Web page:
Cholinesterase Inhibitors Side Effects, Uses, and Drug Interactions

  • Pharmacy Author:
    Omudhome Ogbru, PharmD

    Dr. Ogbru received his Doctorate in Pharmacy from the University of the Pacific School of Pharmacy in 1995. He completed a Pharmacy Practice Residency at the University of Arizona/University Medical Center in 1996. He was a Professor of Pharmacy Practice and a Regional Clerkship Coordinator for the University of the Pacific School of Pharmacy from 1996-99.

  • Medical and Pharmacy Editor: Charles Patrick Davis, MD, PhD
    Charles Patrick Davis, MD, PhD

    Charles Patrick Davis, MD, PhD

    Dr. Charles "Pat" Davis, MD, PhD, is a board certified Emergency Medicine doctor who currently practices as a consultant and staff member for hospitals. He has a PhD in Microbiology (UT at Austin), and the MD (Univ. Texas Medical Branch, Galveston). He is a Clinical Professor (retired) in the Division of Emergency Medicine, UT Health Science Center at San Antonio, and has been the Chief of Emergency Medicine at UT Medical Branch and at UTHSCSA with over 250 publications.

What are cholinesterase inhibitors (ChEIs)? How do they work?

Cholinesterase inhibitors or acetylcholinesterase inhibitors are medications that prevent the breakdown of acetylcholine in the body. Cholinesterase inhibitors block the action of acetylcholinesterase. Acetylcholinesterase is an enzyme that breaks down acetylcholine to an inactive form. This reduces nerve cell communications in your body that use acetylcholine to help transmit cell to cell messages.

Acetylcholine is one of the chemicals that nerve cells use to communicate with one another in the brain, the central nervous system (CNS), and other areas of the body. Acetycholine affects learning, memory, and other cognitive function(s). Scientists think that reduced levels of acetylcholine in the brain causes some of the symptoms of Alzheimer’s disease. Blocking the enzyme that destroys acetylcholine with a cholinesterase inhibitor (anticholinesterase) increases the concentration of acetylcholine in the brain, and this increase may improve memory and cognitive function.

What are the uses for cholinesterase inhibitors?

Doctors prescribe cholinesterase inhibitors to individuals with dementia caused by Alzheimer’s disease and dementia.

Doctors also prescribe them to individuals to treat Lewy Body dementia, Parkinson's disease, glaucoma, myasthenia gravis, and schizophrenia.

Some cholinesterase inhibitors are used as antidotes. Some can treat mild to moderate Alzheimer's disease, for example, rivastigmine (Exelon, Razadyne), while donepezil (Aricept) is approved to treat all stages, from mild Alzheimer's to severe Alzheimer's disease.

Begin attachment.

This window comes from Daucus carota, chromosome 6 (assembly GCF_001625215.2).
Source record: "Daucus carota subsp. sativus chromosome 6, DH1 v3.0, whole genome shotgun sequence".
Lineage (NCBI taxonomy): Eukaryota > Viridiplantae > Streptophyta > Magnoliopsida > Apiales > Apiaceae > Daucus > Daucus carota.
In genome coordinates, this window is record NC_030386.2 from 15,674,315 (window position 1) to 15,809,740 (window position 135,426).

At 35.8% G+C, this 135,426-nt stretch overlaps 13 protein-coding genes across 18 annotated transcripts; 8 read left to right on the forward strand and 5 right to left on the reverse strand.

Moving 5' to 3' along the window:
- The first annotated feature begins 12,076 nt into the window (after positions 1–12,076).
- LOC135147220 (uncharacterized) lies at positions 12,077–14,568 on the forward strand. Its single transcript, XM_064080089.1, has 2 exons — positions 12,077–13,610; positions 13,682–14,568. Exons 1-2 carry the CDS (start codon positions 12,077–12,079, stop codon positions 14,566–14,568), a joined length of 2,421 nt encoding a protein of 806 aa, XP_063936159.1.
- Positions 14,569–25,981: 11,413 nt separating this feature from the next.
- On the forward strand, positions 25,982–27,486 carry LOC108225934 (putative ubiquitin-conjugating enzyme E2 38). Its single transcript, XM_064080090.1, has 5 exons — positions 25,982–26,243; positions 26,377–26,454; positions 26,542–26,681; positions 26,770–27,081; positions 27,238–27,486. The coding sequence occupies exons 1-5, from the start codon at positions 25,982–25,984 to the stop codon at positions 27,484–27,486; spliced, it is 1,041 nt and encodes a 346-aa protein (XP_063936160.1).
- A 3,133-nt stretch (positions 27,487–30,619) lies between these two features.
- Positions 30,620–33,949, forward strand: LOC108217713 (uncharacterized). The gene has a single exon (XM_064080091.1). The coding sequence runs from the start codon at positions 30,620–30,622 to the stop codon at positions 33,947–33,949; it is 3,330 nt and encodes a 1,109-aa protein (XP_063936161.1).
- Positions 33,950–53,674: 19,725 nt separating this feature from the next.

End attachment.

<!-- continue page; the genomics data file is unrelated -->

What are the side effects of cholinterase inhibitors?

Some common side effects or adverse events of cholinesterase inhibitors are:

What are the drug interactions for cholinesterase inhibitors?

Drugs that block the action of acetylcholine produce opposite effects to the effects of cholinesterase inhibitors. They may reduce the effect of cholinesterase inhibitors. Examples of such drugs include atropine, benztropine (Cogentin), and trihexyphenidyl (Artane).

Bethanechol (Urecholine) increases the effect of acetylcholine and therefore may add to the effect and side effects of cholinesterase inhibitors.

What are the types of cholinterase inhibitors?

Cholinesterase inhibitors that are used in medicine are reversible cholinesterase inhibitors. Irreversible (also termed Quasi-irreversible) cholinesterase inhibitors are often used as pesticides or chemical weapons, for example, carbamate, metrifonate.

List of examples of brand and generic names of cholinesterase inhibitors

List and examples (brand and generic names) of some FDA-approved cholinesterase inhibitors.

  • donepezil (Aricept, Aricept ODT)
  • tacrine (Cognex) (This medication is discontinued in the US)
  • rivastigmine (Exelon, Exelon Patch)
  • galantamine (Razadyne or formerly Reminyl)
  • memantine/donepezil (Namzaric)
  • ambenonium (Mytelase)
  • neostigmine (Bloxiverz) for non-depolarizing neuromuscular blocking agents

Are cholinesterase inhibitors safe to use if I am pregnant or breastfeeding?

Cholinesterase inhibitors have not been well studied in pregnant women. It is not known whether they are safe to use during pregnancy or while breastfeeding. If you are pregnant, check with your OB/GYN doctor before using any of these drugs.

Summary

Cholinesterase inhibitors (acetylchlinesterase inhibitors) are medications that block the breakdown acetylcholine (a neurotransmitter), and that block the action of acetylchlinesterase in the body. Researchers believe that decreased levels of acetylcholine in the brain causes Alzheimer's disease and dementia symptoms.

Cholinesterase inhibitors are prescribed for the treatment and management of dementia caused by Alzheimer's disease. They also are used for the treatment and management of Parkinson's disease, glaucoma, myasthenia gravis, schizophrenia, and Lewy body dementia.

Common side effects of cholinesterase inhibitors are insomnia, abnormal dreams, weight loss, headache, nausea, vomiting, diarrhea, confusion, and fatigue. More serious side effect include hallucinations, confusion, fainting, high blood pressure, and frequent urination.

Cholinesterase inhibitors interacts with some drugs. These drugs should not be used during pregnancy or breastfeeding.

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Medically Reviewed on 11/21/2017
References
REFERENCE: FDA Prescribing Information.
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